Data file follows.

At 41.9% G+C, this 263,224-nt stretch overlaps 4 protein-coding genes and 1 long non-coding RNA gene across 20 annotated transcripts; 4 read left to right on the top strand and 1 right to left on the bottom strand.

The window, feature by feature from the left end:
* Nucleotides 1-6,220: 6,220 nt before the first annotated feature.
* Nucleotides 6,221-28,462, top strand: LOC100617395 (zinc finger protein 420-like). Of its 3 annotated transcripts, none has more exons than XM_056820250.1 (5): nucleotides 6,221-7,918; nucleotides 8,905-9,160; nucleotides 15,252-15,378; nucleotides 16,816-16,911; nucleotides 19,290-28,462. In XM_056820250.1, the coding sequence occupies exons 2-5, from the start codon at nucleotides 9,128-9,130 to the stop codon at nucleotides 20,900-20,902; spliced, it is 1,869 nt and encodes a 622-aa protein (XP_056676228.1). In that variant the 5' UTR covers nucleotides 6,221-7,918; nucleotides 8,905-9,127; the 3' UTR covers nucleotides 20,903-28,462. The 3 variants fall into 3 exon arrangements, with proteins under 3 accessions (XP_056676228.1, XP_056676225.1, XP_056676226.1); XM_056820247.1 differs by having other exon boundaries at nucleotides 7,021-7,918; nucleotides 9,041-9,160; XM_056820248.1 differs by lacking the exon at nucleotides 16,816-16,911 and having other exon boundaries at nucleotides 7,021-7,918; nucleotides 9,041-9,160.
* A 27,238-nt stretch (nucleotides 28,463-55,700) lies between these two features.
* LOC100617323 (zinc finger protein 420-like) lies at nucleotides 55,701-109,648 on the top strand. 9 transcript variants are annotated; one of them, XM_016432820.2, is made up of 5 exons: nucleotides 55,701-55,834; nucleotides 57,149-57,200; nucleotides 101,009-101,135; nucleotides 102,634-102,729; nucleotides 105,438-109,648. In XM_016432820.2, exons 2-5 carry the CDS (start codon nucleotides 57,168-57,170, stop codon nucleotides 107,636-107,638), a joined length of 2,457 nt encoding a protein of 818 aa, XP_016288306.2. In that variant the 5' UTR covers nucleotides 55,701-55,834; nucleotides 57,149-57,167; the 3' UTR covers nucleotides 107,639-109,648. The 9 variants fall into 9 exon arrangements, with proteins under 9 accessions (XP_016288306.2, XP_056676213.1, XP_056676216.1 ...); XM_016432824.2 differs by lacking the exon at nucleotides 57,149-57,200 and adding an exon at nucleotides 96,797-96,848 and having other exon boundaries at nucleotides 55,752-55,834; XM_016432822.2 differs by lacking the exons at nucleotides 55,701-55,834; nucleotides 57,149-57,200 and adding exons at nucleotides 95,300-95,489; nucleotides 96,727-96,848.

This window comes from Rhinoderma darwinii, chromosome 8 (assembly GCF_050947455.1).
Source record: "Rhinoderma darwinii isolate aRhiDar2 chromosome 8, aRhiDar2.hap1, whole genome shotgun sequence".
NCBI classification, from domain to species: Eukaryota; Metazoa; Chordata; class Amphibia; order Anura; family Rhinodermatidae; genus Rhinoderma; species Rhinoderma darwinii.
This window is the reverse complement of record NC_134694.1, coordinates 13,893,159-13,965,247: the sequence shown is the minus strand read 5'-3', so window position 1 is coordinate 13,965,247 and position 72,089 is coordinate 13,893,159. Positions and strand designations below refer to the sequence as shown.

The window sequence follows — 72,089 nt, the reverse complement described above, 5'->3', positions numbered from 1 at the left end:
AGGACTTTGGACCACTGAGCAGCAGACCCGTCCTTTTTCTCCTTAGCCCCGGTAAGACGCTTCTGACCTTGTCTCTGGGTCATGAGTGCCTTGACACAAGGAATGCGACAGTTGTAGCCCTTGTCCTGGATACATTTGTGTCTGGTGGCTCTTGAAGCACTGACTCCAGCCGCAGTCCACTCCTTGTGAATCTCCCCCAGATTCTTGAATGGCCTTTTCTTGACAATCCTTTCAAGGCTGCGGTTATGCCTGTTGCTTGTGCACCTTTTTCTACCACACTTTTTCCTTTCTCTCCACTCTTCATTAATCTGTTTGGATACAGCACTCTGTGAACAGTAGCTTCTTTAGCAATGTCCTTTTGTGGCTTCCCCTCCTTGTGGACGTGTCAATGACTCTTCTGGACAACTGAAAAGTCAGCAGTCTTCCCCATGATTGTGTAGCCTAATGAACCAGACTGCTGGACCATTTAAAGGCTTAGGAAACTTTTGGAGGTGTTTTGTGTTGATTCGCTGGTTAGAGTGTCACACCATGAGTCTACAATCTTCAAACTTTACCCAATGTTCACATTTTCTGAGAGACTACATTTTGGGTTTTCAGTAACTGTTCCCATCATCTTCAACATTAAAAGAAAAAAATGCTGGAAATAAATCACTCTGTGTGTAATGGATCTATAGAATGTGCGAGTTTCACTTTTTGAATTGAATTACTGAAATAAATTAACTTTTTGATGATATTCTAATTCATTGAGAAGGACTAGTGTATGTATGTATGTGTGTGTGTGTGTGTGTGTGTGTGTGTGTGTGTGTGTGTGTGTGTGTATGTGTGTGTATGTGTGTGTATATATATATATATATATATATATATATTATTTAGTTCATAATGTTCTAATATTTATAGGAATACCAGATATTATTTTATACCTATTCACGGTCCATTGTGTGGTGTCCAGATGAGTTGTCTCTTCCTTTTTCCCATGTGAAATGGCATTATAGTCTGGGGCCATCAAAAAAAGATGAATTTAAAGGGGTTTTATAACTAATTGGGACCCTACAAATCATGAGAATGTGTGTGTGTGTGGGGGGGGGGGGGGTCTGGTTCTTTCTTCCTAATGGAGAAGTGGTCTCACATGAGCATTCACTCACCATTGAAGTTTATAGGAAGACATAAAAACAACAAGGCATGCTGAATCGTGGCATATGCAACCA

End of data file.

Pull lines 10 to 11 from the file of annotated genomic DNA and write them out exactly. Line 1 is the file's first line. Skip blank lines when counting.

This window is the reverse complement of record NC_134694.1, coordinates 13,893,159-13,965,247: the sequence shown is the minus strand read 5'-3', so window position 1 is coordinate 13,965,247 and position 72,089 is coordinate 13,893,159. Positions and strand designations below refer to the sequence as shown.

The window sequence follows — 72,089 nt, the reverse complement described above, 5'->3', positions numbered from 1 at the left end: